As part of the Minnis administration’s new travel policy for ministers implemented by Cabinet last year, ministers’ spouses will be afforded additional trips and a $100 daily per diem; ministers receive a 25 percent and 67 percent per diem increase for domestic and international travel respectively; and ministers are to be afforded membership to the American Airlines (AA) Admiral’s Club which enables access to its premium passenger lounges in airports around the world.
The $100 per day per diem for spouses is equivalent to the per diem paid to technical officers in the public service.
The ministerial per diem for domestic travel was increased from $80 to $100 per day and from $150 to $250 for international travel.
Additionally, a special pre-paid debit card will be issued to ministers for use on all official trips and paid spousal trips have been increased from once to twice per year.
For airline travel, business class tickets are to be purchased for all trips less than 10 hours in duration per leg and first-class tickets are to be purchased for all trips 10 hours in duration per leg.
A 24-hour travel desk through the Ministry of Foreign Affairs has also been established “in the event ministers encounter any unforeseen circumstances”, according to Cabinet’s conclusion on the travel policy.
To seek to determine what some of the new policies might amount to in terms of cost to taxpayers, Perspective contacted Finance Minister Peter Turnquest for comment on several of the new allowances.
On establishing membership for ministers with the Admiral’s Club, he advised that this has not yet been done.
“If I am not mistaken, annual membership is $350 per year although I’m not sure what the corporate membership may be, hopefully less than that,” Turnquest said.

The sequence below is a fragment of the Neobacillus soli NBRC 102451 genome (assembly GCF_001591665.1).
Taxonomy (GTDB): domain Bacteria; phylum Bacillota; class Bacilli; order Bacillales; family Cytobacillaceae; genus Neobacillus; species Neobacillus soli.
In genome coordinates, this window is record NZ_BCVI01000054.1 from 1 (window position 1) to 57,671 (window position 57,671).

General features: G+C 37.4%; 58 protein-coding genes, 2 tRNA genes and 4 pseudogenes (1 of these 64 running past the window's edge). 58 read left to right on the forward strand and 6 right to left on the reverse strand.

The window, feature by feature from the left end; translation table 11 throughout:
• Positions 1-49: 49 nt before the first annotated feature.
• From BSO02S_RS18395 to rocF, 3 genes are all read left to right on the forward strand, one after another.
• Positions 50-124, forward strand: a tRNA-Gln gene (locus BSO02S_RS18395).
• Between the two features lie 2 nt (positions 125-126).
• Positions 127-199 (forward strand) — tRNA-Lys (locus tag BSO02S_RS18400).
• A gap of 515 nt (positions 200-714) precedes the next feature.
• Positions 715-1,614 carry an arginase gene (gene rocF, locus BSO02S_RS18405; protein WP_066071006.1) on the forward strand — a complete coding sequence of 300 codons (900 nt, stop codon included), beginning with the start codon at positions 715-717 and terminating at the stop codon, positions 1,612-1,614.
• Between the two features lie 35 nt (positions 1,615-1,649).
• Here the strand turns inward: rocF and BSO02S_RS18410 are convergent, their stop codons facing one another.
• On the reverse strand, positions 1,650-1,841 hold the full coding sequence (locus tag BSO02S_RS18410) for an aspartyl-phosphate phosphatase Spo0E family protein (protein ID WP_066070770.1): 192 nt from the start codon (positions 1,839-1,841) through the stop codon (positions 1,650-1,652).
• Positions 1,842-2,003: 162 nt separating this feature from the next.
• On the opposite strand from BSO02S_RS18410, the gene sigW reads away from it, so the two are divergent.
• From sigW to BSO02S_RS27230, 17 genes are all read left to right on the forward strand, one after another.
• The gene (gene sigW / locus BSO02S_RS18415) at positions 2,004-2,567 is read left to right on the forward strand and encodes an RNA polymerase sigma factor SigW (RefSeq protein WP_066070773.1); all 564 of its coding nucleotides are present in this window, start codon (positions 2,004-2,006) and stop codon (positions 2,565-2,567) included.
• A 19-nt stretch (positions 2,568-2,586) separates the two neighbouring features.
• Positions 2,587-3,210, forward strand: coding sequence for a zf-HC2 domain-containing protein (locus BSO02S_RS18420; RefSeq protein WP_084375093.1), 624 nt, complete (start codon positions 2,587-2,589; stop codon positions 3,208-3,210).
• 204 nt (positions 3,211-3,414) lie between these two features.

According to the American Airlines website, membership with the Admiral’s Club requires a membership with the AAdvantage frequent-flyer program, and the annual club membership fees are based on one’s frequent-flyer status.
Individual club membership fees range from $550 to $650 annually, which for 19 Cabinet ministers would cost taxpayers between $10,450 and $12,350 per year.
Though Cabinet’s conclusion did not indicate whether club membership for spouses would be sought, it is expected that ministers traveling with their spouse would want their spouse to have the same access, which, according to AA, would require an upgrade to one’s membership.
Household membership fees meantime are double the cost of individual membership.
First-class and business class customers on qualifying departing international or transcontinental flights are automatically granted access to the Admiral’s Club according to AA, which, based on the new travel policy for ministers, raises questions on why Cabinet agreed to seeking paid membership to the club.
In response to our questions on how the new pre-paid cards will be managed, in whose name they will be opened and through which banking institution, Turnquest, who said the cards have not yet been issued, explained that, “Cards are loaded with the minister’s travel allowances, which is the limit on the card.”
He continued, “The card is in the name of the minister to be loaded when the minister travels much as they receive check payments now for per diem.”